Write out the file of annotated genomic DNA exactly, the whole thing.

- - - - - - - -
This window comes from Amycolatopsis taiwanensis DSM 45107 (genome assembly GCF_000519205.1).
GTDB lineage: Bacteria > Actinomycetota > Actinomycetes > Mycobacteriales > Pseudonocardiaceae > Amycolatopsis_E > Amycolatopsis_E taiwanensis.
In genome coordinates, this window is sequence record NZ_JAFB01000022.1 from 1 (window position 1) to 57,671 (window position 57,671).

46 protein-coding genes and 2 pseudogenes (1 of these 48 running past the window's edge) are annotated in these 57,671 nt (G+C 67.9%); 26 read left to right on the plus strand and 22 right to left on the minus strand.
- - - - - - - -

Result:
This window comes from Amycolatopsis taiwanensis DSM 45107 (genome assembly GCF_000519205.1).
GTDB lineage: Bacteria > Actinomycetota > Actinomycetes > Mycobacteriales > Pseudonocardiaceae > Amycolatopsis_E > Amycolatopsis_E taiwanensis.
In genome coordinates, this window is sequence record NZ_JAFB01000022.1 from 1 (window position 1) to 57,671 (window position 57,671).

46 protein-coding genes and 2 pseudogenes (1 of these 48 running past the window's edge) are annotated in these 57,671 nt (G+C 67.9%); 26 read left to right on the plus strand and 22 right to left on the minus strand.